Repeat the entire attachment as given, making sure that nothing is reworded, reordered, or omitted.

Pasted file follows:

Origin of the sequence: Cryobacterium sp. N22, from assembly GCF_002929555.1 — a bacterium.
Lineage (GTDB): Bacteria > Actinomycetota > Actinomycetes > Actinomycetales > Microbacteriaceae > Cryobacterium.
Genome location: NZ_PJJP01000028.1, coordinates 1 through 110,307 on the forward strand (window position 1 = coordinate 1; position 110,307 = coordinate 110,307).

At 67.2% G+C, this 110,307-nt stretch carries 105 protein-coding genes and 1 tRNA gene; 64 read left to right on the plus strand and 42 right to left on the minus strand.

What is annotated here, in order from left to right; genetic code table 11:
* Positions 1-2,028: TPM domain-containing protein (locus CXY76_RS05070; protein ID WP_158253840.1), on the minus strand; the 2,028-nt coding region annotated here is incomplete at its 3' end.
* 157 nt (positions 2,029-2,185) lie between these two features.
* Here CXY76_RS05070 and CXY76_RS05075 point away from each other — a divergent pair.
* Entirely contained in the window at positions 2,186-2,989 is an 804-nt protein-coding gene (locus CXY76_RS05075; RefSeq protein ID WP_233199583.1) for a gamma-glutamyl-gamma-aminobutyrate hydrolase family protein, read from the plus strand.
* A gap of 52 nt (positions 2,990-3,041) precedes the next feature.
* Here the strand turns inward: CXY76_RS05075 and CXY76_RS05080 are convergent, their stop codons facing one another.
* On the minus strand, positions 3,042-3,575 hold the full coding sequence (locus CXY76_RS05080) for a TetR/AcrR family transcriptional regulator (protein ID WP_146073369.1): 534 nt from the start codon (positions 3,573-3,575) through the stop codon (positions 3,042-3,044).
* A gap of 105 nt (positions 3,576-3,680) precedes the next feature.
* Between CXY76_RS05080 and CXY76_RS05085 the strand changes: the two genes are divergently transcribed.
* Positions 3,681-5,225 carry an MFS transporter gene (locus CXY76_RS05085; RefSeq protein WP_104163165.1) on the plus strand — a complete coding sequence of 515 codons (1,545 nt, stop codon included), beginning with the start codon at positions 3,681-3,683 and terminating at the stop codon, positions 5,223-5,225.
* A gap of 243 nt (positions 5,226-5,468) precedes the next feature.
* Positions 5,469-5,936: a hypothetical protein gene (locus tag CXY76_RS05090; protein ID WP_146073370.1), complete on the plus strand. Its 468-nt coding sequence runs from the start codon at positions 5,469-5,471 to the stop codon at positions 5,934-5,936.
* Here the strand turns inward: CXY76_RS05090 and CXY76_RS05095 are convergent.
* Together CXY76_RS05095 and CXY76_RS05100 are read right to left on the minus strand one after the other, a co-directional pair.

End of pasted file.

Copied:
Origin of the sequence: Cryobacterium sp. N22, from assembly GCF_002929555.1 — a bacterium.
Lineage (GTDB): Bacteria > Actinomycetota > Actinomycetes > Actinomycetales > Microbacteriaceae > Cryobacterium.
Genome location: NZ_PJJP01000028.1, coordinates 1 through 110,307 on the forward strand (window position 1 = coordinate 1; position 110,307 = coordinate 110,307).

At 67.2% G+C, this 110,307-nt stretch carries 105 protein-coding genes and 1 tRNA gene; 64 read left to right on the plus strand and 42 right to left on the minus strand.

What is annotated here, in order from left to right; genetic code table 11:
* Positions 1-2,028: TPM domain-containing protein (locus CXY76_RS05070; protein ID WP_158253840.1), on the minus strand; the 2,028-nt coding region annotated here is incomplete at its 3' end.
* 157 nt (positions 2,029-2,185) lie between these two features.
* Here CXY76_RS05070 and CXY76_RS05075 point away from each other — a divergent pair.
* Entirely contained in the window at positions 2,186-2,989 is an 804-nt protein-coding gene (locus CXY76_RS05075; RefSeq protein ID WP_233199583.1) for a gamma-glutamyl-gamma-aminobutyrate hydrolase family protein, read from the plus strand.
* A gap of 52 nt (positions 2,990-3,041) precedes the next feature.
* Here the strand turns inward: CXY76_RS05075 and CXY76_RS05080 are convergent, their stop codons facing one another.
* On the minus strand, positions 3,042-3,575 hold the full coding sequence (locus CXY76_RS05080) for a TetR/AcrR family transcriptional regulator (protein ID WP_146073369.1): 534 nt from the start codon (positions 3,573-3,575) through the stop codon (positions 3,042-3,044).
* A gap of 105 nt (positions 3,576-3,680) precedes the next feature.
* Between CXY76_RS05080 and CXY76_RS05085 the strand changes: the two genes are divergently transcribed.
* Positions 3,681-5,225 carry an MFS transporter gene (locus CXY76_RS05085; RefSeq protein WP_104163165.1) on the plus strand — a complete coding sequence of 515 codons (1,545 nt, stop codon included), beginning with the start codon at positions 3,681-3,683 and terminating at the stop codon, positions 5,223-5,225.
* A gap of 243 nt (positions 5,226-5,468) precedes the next feature.
* Positions 5,469-5,936: a hypothetical protein gene (locus tag CXY76_RS05090; protein ID WP_146073370.1), complete on the plus strand. Its 468-nt coding sequence runs from the start codon at positions 5,469-5,471 to the stop codon at positions 5,934-5,936.
* Here the strand turns inward: CXY76_RS05090 and CXY76_RS05095 are convergent.
* Together CXY76_RS05095 and CXY76_RS05100 are read right to left on the minus strand one after the other, a co-directional pair.